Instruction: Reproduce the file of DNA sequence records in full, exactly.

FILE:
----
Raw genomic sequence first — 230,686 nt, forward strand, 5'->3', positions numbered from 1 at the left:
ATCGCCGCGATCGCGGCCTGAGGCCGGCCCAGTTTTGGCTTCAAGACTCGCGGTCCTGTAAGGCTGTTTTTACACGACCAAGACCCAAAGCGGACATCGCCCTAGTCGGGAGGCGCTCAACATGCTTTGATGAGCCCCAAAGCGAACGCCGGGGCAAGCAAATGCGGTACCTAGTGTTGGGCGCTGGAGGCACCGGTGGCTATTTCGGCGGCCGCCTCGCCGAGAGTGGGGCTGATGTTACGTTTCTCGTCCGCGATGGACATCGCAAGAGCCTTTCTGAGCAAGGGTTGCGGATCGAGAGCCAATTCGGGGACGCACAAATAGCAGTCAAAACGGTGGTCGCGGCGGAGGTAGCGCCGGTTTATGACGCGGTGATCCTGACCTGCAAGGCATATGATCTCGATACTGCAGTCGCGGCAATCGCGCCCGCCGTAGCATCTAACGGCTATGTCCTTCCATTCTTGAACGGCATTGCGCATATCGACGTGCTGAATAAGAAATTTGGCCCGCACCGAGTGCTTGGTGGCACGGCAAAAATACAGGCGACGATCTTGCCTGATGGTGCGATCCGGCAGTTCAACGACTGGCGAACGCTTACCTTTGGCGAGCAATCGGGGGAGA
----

Raw genomic sequence first — 230,686 nt, forward strand, 5'->3', positions numbered from 1 at the left:
ATCGCCGCGATCGCGGCCTGAGGCCGGCCCAGTTTTGGCTTCAAGACTCGCGGTCCTGTAAGGCTGTTTTTACACGACCAAGACCCAAAGCGGACATCGCCCTAGTCGGGAGGCGCTCAACATGCTTTGATGAGCCCCAAAGCGAACGCCGGGGCAAGCAAATGCGGTACCTAGTGTTGGGCGCTGGAGGCACCGGTGGCTATTTCGGCGGCCGCCTCGCCGAGAGTGGGGCTGATGTTACGTTTCTCGTCCGCGATGGACATCGCAAGAGCCTTTCTGAGCAAGGGTTGCGGATCGAGAGCCAATTCGGGGACGCACAAATAGCAGTCAAAACGGTGGTCGCGGCGGAGGTAGCGCCGGTTTATGACGCGGTGATCCTGACCTGCAAGGCATATGATCTCGATACTGCAGTCGCGGCAATCGCGCCCGCCGTAGCATCTAACGGCTATGTCCTTCCATTCTTGAACGGCATTGCGCATATCGACGTGCTGAATAAGAAATTTGGCCCGCACCGAGTGCTTGGTGGCACGGCAAAAATACAGGCGACGATCTTGCCTGATGGTGCGATCCGGCAGTTCAACGACTGGCGAACGCTTACCTTTGGCGAGCAATCGGGGGAGA